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A Computational Theory of the Use-Mention Distinction in Natural Language
Perlis, Donald R.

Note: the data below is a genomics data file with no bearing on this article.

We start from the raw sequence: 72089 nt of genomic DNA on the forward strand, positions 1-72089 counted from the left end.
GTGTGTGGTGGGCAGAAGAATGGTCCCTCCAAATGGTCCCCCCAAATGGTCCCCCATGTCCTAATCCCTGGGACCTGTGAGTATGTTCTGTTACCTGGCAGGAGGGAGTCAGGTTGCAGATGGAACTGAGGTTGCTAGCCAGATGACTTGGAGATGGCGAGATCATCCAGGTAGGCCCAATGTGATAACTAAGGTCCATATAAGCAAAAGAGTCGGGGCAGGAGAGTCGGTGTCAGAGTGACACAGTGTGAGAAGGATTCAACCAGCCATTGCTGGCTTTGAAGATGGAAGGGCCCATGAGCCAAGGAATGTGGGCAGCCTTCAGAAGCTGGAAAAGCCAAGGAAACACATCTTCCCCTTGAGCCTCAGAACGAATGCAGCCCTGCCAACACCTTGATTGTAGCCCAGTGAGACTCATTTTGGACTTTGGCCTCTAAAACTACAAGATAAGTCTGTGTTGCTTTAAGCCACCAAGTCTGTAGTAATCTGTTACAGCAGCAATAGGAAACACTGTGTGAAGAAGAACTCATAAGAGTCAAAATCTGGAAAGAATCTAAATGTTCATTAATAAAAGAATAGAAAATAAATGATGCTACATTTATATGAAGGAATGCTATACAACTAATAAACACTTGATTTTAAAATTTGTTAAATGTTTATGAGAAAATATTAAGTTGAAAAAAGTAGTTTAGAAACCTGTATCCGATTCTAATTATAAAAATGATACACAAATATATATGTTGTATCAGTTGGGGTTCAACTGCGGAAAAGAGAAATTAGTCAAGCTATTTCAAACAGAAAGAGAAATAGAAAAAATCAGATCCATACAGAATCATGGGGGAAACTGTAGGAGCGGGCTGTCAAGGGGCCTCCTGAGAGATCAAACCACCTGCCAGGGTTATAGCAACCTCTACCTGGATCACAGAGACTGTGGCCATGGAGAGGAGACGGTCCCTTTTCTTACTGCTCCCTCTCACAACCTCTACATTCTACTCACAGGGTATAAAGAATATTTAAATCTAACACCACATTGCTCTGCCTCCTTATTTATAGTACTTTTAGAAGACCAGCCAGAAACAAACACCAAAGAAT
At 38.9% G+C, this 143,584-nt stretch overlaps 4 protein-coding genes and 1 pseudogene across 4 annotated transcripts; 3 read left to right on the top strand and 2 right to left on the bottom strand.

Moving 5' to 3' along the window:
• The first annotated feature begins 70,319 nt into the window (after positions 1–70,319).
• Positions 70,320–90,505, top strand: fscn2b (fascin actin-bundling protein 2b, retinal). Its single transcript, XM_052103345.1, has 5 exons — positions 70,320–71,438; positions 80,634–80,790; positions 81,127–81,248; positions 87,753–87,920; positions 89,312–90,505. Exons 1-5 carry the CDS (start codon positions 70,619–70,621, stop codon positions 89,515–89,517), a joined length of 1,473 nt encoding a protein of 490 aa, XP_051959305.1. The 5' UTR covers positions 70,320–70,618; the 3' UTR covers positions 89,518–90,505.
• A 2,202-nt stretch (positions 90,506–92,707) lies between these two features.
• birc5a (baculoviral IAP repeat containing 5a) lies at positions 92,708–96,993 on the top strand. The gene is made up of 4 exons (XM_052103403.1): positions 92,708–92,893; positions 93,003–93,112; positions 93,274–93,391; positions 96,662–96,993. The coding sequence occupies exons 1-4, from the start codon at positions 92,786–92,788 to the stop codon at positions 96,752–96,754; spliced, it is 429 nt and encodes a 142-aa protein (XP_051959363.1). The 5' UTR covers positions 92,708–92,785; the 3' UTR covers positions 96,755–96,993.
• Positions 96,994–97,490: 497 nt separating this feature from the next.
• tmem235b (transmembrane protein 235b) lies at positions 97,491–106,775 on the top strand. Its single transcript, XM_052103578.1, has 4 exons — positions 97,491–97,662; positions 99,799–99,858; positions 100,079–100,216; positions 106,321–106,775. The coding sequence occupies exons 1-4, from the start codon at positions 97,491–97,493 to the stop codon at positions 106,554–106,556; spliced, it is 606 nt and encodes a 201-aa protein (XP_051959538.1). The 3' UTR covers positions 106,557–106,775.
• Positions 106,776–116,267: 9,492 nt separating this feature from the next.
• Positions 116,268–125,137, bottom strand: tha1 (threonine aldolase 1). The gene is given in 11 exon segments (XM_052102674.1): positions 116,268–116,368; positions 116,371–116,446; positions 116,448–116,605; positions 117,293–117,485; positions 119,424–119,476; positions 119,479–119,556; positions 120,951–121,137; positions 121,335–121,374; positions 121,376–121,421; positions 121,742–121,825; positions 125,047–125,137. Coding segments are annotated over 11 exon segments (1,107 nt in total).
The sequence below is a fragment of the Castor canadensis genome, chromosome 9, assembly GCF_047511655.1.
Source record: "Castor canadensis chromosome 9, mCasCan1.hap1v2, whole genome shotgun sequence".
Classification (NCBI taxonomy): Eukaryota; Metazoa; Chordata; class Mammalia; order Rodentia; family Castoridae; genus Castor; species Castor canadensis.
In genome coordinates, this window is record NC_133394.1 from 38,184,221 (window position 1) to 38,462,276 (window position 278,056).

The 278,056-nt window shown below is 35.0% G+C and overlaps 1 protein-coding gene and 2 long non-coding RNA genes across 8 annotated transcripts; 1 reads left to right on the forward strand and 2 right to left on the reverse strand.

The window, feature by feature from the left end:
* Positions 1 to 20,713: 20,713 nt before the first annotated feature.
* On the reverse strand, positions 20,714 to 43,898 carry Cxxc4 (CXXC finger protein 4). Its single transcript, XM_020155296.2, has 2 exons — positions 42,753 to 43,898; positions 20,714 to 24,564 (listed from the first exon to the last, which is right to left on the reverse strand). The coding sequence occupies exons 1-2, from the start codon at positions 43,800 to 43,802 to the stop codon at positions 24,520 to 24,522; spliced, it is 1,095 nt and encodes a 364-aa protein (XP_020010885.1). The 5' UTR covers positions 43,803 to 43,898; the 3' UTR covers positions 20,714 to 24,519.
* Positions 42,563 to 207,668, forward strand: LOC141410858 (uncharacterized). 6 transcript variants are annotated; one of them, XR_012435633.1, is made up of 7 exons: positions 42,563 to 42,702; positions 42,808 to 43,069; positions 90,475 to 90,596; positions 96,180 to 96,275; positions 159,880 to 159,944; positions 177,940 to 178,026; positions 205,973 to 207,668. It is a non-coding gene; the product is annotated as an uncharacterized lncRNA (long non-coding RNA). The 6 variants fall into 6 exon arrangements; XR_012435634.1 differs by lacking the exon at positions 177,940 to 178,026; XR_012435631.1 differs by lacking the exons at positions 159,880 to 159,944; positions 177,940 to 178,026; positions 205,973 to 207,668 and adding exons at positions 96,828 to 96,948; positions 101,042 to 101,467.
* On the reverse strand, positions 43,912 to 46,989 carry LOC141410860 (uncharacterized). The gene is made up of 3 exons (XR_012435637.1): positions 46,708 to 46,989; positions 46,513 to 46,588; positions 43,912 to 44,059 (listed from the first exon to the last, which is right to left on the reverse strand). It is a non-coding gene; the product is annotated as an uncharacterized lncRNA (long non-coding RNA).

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To understand the language we use, we sometimes must turn language on itself, and we do this through an understanding of the use-mention distinction. In particular, we are able to recognize mentioned language: that is, tokens (e.g., words, phrases, sentences, letters, symbols, sounds) produced to draw attention to linguistic properties that they possess. Evidence suggests that humans frequently employ the use-mention distinction, and we would be severely handicapped without it; mentioned language frequently occurs for the introduction of new words, attribution of statements, explanation of meaning, and assignment of names. Moreover, just as we benefit from mutual recognition of the use-mention distinction, the potential exists for us to benefit from language technologies that recognize it as well. With a better understanding of the use-mention distinction, applications can be built to extract valuable information from mentioned language, leading to better language learning materials, precise dictionary building tools, and highly adaptive computer dialogue systems. This dissertation presents the first computational study of how the use-mention distinction occurs in natural language, with a focus on occurrences of mentioned language. Three specific contributions are made. The first is a framework for identifying and analyzing instances of mentioned language, in an effort to reconcile elements of previous theoretical work for practical use. Definitions for mentioned language, metalanguage, and quotation have been formulated, and a procedural rubric has been constructed for labeling instances of mentioned language. The second is a sequence of three labeled corpora of mentioned language, containing delineated instances of the phenomenon. The corpora illustrate the variety of mentioned language, and they enable analysis of how the phenomenon relates to sentence structure. Using these corpora, inter-annotator agreement studies have quantified the concurrence of human readers in labeling the phenomenon. The third contribution is a method for identifying common forms of mentioned language in text, using patterns in metalanguage and sentence structure. Although the full breadth of the phenomenon is likely to elude computational tools for the foreseeable future, some specific, common rules for detecting and delineating mentioned language have been shown to perform well.